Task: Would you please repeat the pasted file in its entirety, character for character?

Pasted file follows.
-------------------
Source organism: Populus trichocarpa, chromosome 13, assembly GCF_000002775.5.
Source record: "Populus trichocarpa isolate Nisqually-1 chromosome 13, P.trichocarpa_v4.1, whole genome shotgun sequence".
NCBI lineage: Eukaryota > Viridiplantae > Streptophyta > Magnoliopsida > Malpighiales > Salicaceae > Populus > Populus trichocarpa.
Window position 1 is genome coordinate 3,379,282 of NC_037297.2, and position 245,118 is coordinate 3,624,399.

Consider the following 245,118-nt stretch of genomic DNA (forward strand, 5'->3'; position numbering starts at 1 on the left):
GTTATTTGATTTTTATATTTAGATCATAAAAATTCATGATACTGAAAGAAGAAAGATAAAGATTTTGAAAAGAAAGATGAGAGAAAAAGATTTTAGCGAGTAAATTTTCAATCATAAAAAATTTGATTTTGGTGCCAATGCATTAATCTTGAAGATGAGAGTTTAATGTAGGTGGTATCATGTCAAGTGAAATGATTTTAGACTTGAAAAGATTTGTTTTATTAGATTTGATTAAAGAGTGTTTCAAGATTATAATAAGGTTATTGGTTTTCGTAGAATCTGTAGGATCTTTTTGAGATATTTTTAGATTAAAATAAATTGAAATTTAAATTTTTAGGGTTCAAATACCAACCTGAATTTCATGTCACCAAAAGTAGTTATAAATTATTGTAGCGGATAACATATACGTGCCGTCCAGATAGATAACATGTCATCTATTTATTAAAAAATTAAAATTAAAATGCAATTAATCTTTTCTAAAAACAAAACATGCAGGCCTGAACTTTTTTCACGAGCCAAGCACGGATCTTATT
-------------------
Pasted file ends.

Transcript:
Source organism: Populus trichocarpa, chromosome 13, assembly GCF_000002775.5.
Source record: "Populus trichocarpa isolate Nisqually-1 chromosome 13, P.trichocarpa_v4.1, whole genome shotgun sequence".
NCBI lineage: Eukaryota > Viridiplantae > Streptophyta > Magnoliopsida > Malpighiales > Salicaceae > Populus > Populus trichocarpa.
Window position 1 is genome coordinate 3,379,282 of NC_037297.2, and position 245,118 is coordinate 3,624,399.

Consider the following 245,118-nt stretch of genomic DNA (forward strand, 5'->3'; position numbering starts at 1 on the left):
GTTATTTGATTTTTATATTTAGATCATAAAAATTCATGATACTGAAAGAAGAAAGATAAAGATTTTGAAAAGAAAGATGAGAGAAAAAGATTTTAGCGAGTAAATTTTCAATCATAAAAAATTTGATTTTGGTGCCAATGCATTAATCTTGAAGATGAGAGTTTAATGTAGGTGGTATCATGTCAAGTGAAATGATTTTAGACTTGAAAAGATTTGTTTTATTAGATTTGATTAAAGAGTGTTTCAAGATTATAATAAGGTTATTGGTTTTCGTAGAATCTGTAGGATCTTTTTGAGATATTTTTAGATTAAAATAAATTGAAATTTAAATTTTTAGGGTTCAAATACCAACCTGAATTTCATGTCACCAAAAGTAGTTATAAATTATTGTAGCGGATAACATATACGTGCCGTCCAGATAGATAACATGTCATCTATTTATTAAAAAATTAAAATTAAAATGCAATTAATCTTTTCTAAAAACAAAACATGCAGGCCTGAACTTTTTTCACGAGCCAAGCACGGATCTTATT